The Legend of Zelda: Twilight Princess remains my most favorite game to this day. However, one of the most harped issues is the sound quality of the music. There is little doubt that the music was meticulously written. However, the soundtrack is played through what is essentially a grander MIDI synthesizer. In 2006, the advent of real orchestra use and sophisticated music software in gaming made some of Twilight Princess’s music sound noticeably artificial. It did not stop the music from creating memorable themes for the Zelda Franchise. Through years of work, a small group known as Zelda Reorchestrated produced a “reorchestration” album of the music in Twilight Princess. The album is titled Twilight Symphony. It could be described as TP’s music put through a much more realistic-sounding orchestra, but it went much further than that.
Zelda Reorchestrated, also known as ZREO, is a small group of dedicated musicians and Legend of Zelda fans. The team name has been around since 2004. What Zelda Reorchestrated does is take the music of the Zelda franchise and recreates them into a more realistic symphony sound. Prior to the Twilight Symphony project, the team reorchestrated different tracks across different Zelda games, with focus tending towards completing Ocarina of Time.
The Twilight Princess reorchestration project began under the codename Project Marenello. The name officially became Twilight Symphony in June 2010. The endeavor took over five years to complete, and is the largest project of its kind. The track count stands at fifty-one, for a total listening time of three hours and twenty-five minutes.
Twilight Symphony consisted of some very notable people within the team. The first is Jeron Moore, executive producer and creative director, who is also the creative lead for the Legend of Zelda: Symphony of the Goddesses touring concert series. John Kurlander, famous for his mixing work in the Lord of the Rings films, and Tim Davis, lead vocal arranger and contractor for “Glee”, are a part of the choir recording staff. The other main ZREO staff members, Wayne Strange, Tom Stoney, and Eric Buchholz, have contributed to the Symphony of the Goddesses tour. Notable musicians include pianist Kyle Landry and vocalist Aubrey Ashburn.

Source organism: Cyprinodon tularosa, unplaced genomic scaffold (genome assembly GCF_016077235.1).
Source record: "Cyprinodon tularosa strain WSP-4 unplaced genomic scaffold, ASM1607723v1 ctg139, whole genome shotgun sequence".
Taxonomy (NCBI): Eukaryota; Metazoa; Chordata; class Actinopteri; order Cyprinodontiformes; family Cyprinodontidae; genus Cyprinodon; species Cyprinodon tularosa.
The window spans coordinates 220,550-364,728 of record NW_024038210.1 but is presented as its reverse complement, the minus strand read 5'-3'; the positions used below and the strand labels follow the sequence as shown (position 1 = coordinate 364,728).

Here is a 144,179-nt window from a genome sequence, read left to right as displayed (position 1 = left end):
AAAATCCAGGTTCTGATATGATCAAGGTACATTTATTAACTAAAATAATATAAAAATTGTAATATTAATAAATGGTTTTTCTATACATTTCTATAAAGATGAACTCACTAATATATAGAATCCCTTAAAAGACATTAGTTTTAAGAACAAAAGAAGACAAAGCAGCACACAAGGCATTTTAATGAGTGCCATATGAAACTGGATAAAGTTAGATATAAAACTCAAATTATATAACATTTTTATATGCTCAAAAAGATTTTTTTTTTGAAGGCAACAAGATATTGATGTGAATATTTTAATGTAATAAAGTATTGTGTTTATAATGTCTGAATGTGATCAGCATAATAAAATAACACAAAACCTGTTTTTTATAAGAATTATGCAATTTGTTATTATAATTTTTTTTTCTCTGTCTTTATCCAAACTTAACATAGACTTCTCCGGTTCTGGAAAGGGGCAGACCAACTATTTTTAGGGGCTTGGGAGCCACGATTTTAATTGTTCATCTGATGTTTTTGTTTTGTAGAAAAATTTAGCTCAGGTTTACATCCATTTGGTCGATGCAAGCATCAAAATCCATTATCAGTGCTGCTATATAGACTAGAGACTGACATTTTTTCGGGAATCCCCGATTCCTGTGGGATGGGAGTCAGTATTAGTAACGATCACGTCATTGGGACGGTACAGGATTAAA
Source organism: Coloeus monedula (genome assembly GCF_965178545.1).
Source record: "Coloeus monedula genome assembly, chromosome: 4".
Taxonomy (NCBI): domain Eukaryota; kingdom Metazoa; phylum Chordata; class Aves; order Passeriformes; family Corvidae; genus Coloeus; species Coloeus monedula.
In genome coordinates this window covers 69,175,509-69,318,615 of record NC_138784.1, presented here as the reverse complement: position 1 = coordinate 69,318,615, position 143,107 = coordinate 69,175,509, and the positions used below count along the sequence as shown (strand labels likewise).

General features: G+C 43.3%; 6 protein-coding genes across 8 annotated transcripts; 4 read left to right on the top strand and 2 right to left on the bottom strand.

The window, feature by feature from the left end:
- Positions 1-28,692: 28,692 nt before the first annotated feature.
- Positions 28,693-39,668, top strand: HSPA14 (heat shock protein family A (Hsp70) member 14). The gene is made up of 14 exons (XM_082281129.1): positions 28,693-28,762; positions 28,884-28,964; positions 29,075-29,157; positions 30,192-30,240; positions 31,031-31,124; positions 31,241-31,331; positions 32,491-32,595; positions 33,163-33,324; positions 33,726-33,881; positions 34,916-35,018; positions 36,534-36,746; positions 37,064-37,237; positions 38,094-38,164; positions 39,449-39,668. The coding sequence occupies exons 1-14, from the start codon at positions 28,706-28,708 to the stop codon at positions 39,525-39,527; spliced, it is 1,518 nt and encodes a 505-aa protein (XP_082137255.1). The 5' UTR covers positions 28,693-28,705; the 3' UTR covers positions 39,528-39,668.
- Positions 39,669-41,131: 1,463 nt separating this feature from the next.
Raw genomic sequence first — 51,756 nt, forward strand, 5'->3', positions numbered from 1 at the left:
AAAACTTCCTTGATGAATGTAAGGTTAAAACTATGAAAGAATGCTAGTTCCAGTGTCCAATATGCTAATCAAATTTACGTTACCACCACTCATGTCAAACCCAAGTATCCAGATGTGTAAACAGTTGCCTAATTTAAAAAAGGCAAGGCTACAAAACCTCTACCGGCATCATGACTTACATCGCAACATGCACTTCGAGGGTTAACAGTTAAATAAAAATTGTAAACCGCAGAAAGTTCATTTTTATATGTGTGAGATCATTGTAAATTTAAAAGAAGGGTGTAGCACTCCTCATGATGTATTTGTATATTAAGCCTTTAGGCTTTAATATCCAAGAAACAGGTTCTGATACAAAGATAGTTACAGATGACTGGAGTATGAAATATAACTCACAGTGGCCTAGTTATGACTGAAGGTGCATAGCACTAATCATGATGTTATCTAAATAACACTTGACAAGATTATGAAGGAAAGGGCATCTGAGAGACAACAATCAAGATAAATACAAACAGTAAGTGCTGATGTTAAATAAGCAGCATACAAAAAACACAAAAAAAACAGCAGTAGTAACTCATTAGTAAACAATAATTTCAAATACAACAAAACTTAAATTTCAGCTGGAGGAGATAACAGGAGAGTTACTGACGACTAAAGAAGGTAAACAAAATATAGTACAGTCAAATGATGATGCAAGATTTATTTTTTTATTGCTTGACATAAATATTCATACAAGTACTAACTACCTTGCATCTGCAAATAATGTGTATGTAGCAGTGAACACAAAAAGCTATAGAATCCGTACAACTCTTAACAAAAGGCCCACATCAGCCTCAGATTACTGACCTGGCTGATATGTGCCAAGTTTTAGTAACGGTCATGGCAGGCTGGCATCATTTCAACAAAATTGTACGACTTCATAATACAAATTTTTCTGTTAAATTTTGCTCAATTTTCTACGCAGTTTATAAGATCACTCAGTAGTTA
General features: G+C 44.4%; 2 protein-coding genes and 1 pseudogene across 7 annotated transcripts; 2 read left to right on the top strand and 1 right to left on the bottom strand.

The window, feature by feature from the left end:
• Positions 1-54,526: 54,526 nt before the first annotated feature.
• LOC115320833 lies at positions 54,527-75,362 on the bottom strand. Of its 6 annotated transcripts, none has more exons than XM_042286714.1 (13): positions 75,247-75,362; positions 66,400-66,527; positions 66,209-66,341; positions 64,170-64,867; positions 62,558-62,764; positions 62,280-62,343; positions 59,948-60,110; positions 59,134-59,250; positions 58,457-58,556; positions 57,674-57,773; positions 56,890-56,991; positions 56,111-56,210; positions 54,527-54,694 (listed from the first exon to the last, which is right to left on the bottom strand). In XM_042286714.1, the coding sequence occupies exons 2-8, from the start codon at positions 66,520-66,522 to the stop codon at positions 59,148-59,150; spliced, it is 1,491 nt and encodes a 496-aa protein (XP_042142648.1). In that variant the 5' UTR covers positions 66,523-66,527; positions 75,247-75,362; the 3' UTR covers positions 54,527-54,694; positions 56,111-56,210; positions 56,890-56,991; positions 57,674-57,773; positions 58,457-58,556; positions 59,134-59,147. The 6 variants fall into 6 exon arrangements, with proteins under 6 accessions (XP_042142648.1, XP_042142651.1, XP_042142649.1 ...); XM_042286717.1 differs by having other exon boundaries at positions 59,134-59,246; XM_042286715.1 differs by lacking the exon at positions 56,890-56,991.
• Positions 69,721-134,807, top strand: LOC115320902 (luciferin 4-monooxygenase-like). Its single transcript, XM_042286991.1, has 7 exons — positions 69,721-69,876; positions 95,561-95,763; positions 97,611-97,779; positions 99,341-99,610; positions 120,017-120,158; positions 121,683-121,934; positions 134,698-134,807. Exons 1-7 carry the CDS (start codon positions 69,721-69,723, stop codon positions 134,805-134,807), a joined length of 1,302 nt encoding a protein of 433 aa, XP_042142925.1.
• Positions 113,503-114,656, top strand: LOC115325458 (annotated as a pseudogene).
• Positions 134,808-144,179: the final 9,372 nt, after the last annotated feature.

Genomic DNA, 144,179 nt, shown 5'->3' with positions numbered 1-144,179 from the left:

Twilight Symphony is more than re-mastered Zelda: Twilight Princess music with authentic-sounding instruments. In that area though, it is almost as perfect as imaginable. The instrument sample libraries and software used feel and sound convincing to the point where it is difficult to distinguish from the actual musician recordings used in most of the tracks. The quality of the performances by the musicians, choir, and arrangements is impeccable. There are no issues that I point at unless I am to be very picky. Every once in a while, I would catch a sound that likely came from the 32kbps realm, but is a very minor and infrequent issue. Endless amounts of professional-grade work will be found in this album. Sound quality does not get much better than this.
One of the biggest highlights of Twilight Symphony is the use of a real professional choir. Funded through community-driven fundraisers, the choir that was hired had eighteen credited singers. To compensate the lack of singers, triple tracking was used to magnify the scale of the choir to that of a massive orchestra. The Twilight Symphony choir may not have as much finesse as the ones heard in high-end Hollywood film trailers, but the level of performance is still very high. Arrangements for the group are spot-on and expertly utilized in the music. Some notable tracks found include the Overture, Light Spirits’ Message, and A Door to the Past (TP version of Song of Time). The use of a professional choir aids the Twilight Symphony experience.
The Twilight Symphony experience begins with the selection of music that is identified with The Legend of Zelda: Twilight Princess. Sure, the melodies of Zelda’s Lullaby, Saria’s Song, Fairy’s Fountain, and the Song of Time will be heard, but they are specifically the Twilight Princess variation. Professional performances by experienced musicians and a professional choir add another layer of authenticity.
Possibly the biggest thing that defines the Twilight Symphony experience is the arrangement of the music. It is not just a note-by-note interpretation of the original soundtrack. The team went above and beyond to arrange the music to make it better than it already was. The differences between the original version and the Twilight Symphony version are as if the Twilight Princess remake had arrived. The flow of the music, the dynamic range, the emotional delivery, and the brilliant arrangements really deliver on the symphonic feel. Listening to Twilight Symphony was as if I was reliving the adventure. They truly have captured the quintessential essence and style of Twilight Princess.
Twilight Symphony is really something to respect. For a small team of Legend of Zelda fans to begin such an ambitious project and finish it is an achievement. For a group of Zelda fans and talented musicians to put in prodigious amounts of effort and create one of the most professional community-made albums ever deserves applause. There is so much attention to the most minute details that there is no other way I can rate this album other than perfect. If you are a fan of The Legend of Zelda: Twilight Princess, if you are a fan of the Zelda franchise, or even if you are a fan of video game music in general, take a look at Twilight Symphony. Very few community works are able to reach this level of quality.
Final Score: 10/10
Note: At the time of this writing, the digital copies of Twilight Symphony have not yet been released.